Texas Law- Defining Intoxication

When I use a word it means just what I choose it to mean, neither more nor less.’
– Humpty Dumpty, Through the Looking Glass

Most of the rhetoric surrounding DWI includes statements about drunk drivers. For example, Texas MADD has a “campaign to end drunk driving.” No one supports drunk driving which makes the label great to stifle debate.

The reality is that Texas DWI law is not aimed at drunk drivers. Texas law forbids driving while “intoxicated”. Ask most people what intoxication means, and they will say “drunk”. Webster defines intoxicated as “affected by or as if by alcohol : drunk.” Proving a driver was drunk would be a high standard and lead to less convictions for DWI. To make convictions easier the Texas Legislature simply redefined intoxicated for the purpose of DWI. From the Texas Penal Code- Intoxication means-

not having the normal use of mental or physical faculties by reason of the introduction of alcohol, a controlled substance, a drug, a dangerous drug, a combination of two or more of those substances, or any other substance into the body; or (B) having an alcohol concentration of 0.08 or more.

I’ll save .08 for a future discussion. Let’s start with “loss of normal use.” If an officer states that you have lost the normal use of your faculties what does that imply? That the officer actually knows what your normal physical mental or faculties are. The reality is that the police have no idea what you act like normally. Most will readily admit to this fact during cross examination. How do officers swear to something they do not know is true? Training!

Since the State of Texas has invented a new definition for intoxication, they can also simply invent evidence that shows you meet their new definition. This explains the bizarre laundry list of driving behaviors that are taught to be evidence of intoxication.

Field sobriety testing is another great example. SFSTs were designed to detect specific BAC levels (which they don’t). SFST were never designed to detect “intoxication.” However, officers are taught to use SFST’s as evidence you have lost your mental and physical faculties.

How can that be? Made up definitions, allow for made up evidence. DWI laws are written to maximize convictions, not to reflect reality. No one support drunk drivers. If only convicting the innocent carried the same stigma.

‘The question is,’ said Alice, ‘whether you can make words mean so many different things.’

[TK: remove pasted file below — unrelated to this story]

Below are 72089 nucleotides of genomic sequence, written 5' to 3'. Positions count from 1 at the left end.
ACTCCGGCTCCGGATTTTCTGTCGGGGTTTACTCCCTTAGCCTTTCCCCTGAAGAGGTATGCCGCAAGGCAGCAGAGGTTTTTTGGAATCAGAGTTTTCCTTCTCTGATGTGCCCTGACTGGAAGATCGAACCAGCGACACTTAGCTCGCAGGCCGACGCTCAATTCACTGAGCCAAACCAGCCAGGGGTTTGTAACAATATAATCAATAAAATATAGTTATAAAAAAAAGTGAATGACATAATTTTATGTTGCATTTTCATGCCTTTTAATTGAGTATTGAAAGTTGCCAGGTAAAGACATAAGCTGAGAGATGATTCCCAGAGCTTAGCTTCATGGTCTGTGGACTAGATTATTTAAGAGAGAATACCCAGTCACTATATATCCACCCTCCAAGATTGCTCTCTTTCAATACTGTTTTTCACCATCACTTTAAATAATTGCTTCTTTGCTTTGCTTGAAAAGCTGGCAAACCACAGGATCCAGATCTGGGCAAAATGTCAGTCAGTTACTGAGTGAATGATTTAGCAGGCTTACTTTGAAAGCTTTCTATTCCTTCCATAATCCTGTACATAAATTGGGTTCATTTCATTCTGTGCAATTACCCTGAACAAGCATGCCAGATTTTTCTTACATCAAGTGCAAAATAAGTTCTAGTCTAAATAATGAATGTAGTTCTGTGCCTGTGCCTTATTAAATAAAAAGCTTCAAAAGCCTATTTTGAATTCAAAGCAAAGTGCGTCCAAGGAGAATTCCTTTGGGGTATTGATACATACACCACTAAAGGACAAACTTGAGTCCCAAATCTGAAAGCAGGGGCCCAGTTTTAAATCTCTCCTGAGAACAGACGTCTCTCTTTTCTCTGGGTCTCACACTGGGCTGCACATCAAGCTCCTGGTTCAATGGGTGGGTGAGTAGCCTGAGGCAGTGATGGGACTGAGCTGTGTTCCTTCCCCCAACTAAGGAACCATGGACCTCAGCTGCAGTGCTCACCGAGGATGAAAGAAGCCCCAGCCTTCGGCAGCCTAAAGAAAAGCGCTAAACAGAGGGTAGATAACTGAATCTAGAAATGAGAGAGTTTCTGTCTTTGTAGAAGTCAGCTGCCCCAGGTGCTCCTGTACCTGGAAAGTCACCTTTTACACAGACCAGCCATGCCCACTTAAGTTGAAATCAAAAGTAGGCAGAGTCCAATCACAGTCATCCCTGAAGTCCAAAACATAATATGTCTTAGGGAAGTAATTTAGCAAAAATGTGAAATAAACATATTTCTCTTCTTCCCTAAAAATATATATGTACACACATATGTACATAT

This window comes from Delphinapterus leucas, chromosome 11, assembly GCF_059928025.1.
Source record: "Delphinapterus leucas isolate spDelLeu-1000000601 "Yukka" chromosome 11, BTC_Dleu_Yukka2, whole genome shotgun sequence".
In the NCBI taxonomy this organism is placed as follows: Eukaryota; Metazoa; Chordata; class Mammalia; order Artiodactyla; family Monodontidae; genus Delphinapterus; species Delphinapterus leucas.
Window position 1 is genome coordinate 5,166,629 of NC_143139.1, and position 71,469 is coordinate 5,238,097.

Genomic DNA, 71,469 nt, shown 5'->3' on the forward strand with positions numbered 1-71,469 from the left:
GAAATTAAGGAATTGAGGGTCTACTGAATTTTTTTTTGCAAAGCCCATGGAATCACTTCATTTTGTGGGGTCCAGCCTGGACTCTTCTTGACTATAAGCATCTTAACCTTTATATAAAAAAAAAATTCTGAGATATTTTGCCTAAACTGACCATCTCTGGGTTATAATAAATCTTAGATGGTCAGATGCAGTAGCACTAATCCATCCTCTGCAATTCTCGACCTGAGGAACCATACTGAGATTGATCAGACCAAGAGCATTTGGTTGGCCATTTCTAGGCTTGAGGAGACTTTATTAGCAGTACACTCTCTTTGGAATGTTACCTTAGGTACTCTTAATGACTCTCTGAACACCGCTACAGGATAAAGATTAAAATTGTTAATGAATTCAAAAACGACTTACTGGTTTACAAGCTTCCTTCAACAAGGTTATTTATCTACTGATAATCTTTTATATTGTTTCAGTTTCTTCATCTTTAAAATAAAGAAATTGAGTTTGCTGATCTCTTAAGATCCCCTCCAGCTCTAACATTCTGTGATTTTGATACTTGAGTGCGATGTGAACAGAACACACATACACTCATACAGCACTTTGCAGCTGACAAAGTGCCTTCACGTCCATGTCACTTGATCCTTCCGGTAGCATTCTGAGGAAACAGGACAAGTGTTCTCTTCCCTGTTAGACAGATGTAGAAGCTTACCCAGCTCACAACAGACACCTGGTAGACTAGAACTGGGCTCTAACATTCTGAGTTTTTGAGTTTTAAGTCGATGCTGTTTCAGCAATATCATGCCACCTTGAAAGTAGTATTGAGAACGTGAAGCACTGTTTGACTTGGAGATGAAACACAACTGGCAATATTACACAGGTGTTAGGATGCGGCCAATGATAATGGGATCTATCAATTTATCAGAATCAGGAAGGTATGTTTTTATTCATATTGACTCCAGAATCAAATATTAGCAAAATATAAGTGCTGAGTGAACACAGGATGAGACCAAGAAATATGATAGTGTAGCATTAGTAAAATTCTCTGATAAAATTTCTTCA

‘The question is,’ said Humpty Dumpty, ‘which is to be master – that’s all.’


7 responses to “Texas Law- Defining Intoxication”

  1. Mark Bennett says:

    Speeding? Are you sure about that?

  2. Robert Guest says:

    Speeding came from the DWI training video I received. Now I can’t find my copy to confirm.

    However, I put speeding in my original post on the topic. I’ll take it down for now, search my open records file and see if I can find it.

  3. W. W Woodward says:

    “not having the normal use of mental or physical faculties by reason of the introduction of alcohol, ….. or any other substance into the body;”
    One could possibly be “intoxicated” by drinking buttermilk and eating pickles if an adverse reaction to that combination caused the impairment of one’s ability to operate a vehicle.

  4. Mark Bennett says:

    I think that if speeding were even arguably evidence of intoxication NHTSA would have included it.

  5. Robert Guest says:

    I agree. However, the video listed different signs from the manual.

    And, I still can’t find the video. It’s here somewhere.

  6. Robert Guest says:

    Thanks Mark,
    You are right. The DWI movie does not listed speeding itself is not a sign. However, a host of “speed and braking problems” are listed.

    I can see know what I meant in my original post, I meant Speeding/Braking Problems. However, I didn’t put that.

    Since I just copied and pasted that section for this post. I ended up repeating the same mistake.

    This highlights my need for an editor. On that note I’ll be taking application for blawg editor from law students. Send in your resume and a writing sample.

  7. andrew says:

    i can not understand why the anyone can say if you have marijuanna in your blood, you are dui. So if you smoke a joint and you drive four days later you get pulled over and are asked to take a blood test
    your blood test will show marijuanna in your system. how does this mean your intoxicated at the time you are driving?

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